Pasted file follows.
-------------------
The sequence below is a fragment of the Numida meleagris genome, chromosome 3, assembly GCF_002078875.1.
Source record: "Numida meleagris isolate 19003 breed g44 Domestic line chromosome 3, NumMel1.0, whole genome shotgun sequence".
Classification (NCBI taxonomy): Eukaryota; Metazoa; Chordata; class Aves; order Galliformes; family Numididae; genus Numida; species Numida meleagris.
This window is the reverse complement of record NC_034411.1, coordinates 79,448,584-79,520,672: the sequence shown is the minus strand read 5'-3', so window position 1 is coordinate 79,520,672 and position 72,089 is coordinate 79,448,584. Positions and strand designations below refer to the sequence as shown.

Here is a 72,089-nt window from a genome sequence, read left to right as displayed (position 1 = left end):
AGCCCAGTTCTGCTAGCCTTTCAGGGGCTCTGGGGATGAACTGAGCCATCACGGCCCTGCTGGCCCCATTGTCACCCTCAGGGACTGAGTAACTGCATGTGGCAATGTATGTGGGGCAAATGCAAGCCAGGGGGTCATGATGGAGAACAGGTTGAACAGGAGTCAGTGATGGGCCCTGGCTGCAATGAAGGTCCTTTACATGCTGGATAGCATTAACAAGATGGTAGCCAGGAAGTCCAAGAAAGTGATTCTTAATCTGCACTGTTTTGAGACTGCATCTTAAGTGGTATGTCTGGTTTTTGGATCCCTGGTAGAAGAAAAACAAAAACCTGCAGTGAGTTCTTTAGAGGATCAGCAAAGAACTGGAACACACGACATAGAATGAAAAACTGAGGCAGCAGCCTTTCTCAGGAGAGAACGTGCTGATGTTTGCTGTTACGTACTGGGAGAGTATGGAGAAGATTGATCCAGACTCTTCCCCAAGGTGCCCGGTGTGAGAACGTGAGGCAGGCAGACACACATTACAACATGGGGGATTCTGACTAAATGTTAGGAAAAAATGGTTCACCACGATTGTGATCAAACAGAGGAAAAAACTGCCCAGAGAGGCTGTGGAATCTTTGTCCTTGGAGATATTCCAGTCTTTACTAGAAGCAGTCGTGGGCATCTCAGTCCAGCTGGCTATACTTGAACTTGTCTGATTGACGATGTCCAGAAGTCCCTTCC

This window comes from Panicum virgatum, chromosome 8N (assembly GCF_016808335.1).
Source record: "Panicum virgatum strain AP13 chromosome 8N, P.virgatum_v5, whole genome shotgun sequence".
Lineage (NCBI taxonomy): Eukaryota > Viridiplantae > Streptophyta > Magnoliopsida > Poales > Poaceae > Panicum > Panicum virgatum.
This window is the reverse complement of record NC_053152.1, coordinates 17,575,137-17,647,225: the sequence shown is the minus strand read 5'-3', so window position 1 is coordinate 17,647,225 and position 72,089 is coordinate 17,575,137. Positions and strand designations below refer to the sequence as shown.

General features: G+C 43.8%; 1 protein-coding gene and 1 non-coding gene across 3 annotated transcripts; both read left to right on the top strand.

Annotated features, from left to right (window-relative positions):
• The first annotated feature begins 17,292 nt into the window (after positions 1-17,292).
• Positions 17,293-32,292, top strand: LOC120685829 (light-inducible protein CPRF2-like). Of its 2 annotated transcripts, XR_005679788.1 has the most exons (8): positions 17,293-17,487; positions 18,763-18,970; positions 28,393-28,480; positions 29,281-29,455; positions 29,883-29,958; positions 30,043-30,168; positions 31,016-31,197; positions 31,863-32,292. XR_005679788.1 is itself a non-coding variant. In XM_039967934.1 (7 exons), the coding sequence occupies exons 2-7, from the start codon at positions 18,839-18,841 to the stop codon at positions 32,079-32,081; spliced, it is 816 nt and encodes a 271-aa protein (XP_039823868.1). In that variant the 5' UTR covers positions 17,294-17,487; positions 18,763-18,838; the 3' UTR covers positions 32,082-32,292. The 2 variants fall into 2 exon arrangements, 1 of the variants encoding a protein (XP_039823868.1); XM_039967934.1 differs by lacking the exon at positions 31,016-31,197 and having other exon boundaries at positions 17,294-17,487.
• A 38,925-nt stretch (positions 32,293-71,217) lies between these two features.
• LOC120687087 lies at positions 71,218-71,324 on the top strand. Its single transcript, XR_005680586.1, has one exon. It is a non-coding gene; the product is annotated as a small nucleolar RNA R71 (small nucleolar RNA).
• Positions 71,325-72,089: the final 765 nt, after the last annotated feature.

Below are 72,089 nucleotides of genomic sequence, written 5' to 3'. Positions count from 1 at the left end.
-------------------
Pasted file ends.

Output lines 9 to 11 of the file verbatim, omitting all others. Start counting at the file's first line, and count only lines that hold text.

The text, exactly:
Lineage (NCBI taxonomy): Eukaryota > Viridiplantae > Streptophyta > Magnoliopsida > Poales > Poaceae > Panicum > Panicum virgatum.
This window is the reverse complement of record NC_053152.1, coordinates 17,575,137-17,647,225: the sequence shown is the minus strand read 5'-3', so window position 1 is coordinate 17,647,225 and position 72,089 is coordinate 17,575,137. Positions and strand designations below refer to the sequence as shown.

General features: G+C 43.8%; 1 protein-coding gene and 1 non-coding gene across 3 annotated transcripts; both read left to right on the top strand.